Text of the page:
How is The Craft Favourite Adhesive Vinyl For Gifts Made?
Featuring waterproof properties and a level of durability that many modern materials simply can’t compete with; adhesive vinyl is as affordable as it is functional. From crafting to professional uses, this material is extremely versatile. Although sheets might look straight forward in nature, the actual manufacturing process could be considered extensive.
If you’re keen to learn more about how this unique material is made, then keep reading for an introduction to the process of manufacture.
What is vinyl made of?
The first component that goes into this material is polyvinylchloride polymer (or PVC, as it’s more commonly referred to). This resource will be heat treated until it becomes ductile and once a specific temperature is reached, other components will be added. The first of these is a type of plasticiser, which can help to add an extra level of durability to the formula.
It will also prolong the drying process to allow plenty of time for the composition to be modified. A manufacturer will then add pigment of a certain hue. This will help to ensure that the dried vinyl will take on a pre-defined colour (just like those that are often sold in multi-coloured sheets). Finally, a variety of preservatives, UV serums and other chemicals will be added to the mix – before the entire composition is combined by machine to ensure that the formula is spread evenly and consistently.
Casting the vinyl
The material will then be applied to air dry for a short while – simply to allow the formula to return to a more ductile state. Once slightly hardened, the material will then be rolled and fitted to a pole, ready for wrapping. At this stage, it’s important that the entire formula is rolled into a rough square shape – as this will minimise the time that it will take for another machine to cut the role into sheets.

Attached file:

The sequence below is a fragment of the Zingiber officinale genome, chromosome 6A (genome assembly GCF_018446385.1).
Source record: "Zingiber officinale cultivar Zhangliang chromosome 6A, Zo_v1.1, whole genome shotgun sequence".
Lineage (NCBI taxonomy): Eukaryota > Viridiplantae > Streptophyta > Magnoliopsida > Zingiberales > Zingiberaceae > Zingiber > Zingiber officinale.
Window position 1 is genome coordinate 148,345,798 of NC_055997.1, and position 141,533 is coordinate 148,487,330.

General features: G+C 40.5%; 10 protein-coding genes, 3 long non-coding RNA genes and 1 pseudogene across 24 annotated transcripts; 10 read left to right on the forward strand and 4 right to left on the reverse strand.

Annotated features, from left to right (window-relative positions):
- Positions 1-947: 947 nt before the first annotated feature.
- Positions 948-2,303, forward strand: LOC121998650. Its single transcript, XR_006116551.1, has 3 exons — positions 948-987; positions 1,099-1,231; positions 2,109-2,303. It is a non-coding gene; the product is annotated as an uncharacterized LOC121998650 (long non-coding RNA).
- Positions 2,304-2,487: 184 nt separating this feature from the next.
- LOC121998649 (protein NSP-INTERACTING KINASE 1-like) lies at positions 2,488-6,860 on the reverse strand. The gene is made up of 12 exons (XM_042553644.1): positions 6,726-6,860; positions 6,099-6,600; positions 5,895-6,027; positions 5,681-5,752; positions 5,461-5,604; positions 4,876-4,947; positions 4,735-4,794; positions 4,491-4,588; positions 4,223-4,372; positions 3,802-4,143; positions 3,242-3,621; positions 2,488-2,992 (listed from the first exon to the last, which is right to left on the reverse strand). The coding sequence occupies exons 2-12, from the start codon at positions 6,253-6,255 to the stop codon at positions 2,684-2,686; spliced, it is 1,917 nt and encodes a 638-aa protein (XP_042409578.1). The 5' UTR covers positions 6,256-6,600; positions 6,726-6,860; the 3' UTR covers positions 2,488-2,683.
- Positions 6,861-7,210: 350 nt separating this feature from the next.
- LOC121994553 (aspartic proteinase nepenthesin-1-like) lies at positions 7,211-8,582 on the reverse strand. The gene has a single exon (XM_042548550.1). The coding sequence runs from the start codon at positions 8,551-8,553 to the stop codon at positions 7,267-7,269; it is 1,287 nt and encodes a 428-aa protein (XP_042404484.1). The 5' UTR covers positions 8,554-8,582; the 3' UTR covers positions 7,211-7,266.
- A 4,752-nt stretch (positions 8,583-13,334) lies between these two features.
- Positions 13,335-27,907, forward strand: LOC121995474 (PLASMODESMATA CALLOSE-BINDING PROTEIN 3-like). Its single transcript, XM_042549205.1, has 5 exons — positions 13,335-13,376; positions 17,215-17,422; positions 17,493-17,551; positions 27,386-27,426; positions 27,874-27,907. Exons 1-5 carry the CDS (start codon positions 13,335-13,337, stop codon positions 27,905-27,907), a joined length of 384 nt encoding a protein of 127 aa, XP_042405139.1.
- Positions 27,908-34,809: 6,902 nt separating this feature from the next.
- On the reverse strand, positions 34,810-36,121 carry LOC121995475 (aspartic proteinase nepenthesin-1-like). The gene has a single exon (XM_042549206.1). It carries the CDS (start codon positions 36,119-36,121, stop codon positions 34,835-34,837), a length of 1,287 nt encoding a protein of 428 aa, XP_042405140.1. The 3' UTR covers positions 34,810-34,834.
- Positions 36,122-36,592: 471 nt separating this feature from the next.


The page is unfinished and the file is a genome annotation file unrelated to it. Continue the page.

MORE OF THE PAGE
The rolling machine will then get to work to wrap the vinyl in much the same way as a roller blind, or similar product. The vinyl will be rolled continuously to avoid the risk of air bubbles forming. This process can also help to ensure that the thickness of the material is consistent; which can also make cutting much easier.
Finally the entire roll will be removed and fitted to a cutting machine. It will then be unravelled and cut to size and shape (typically in smaller quantities for crafting purposes, but larger sheets are also manufactured for industrial uses). Once cut, the sheets will be collated where they can be properly prepared and packaged; ready for distribution. And it’s these packages that are sold in craft stores, DIY outlets and other similar shops.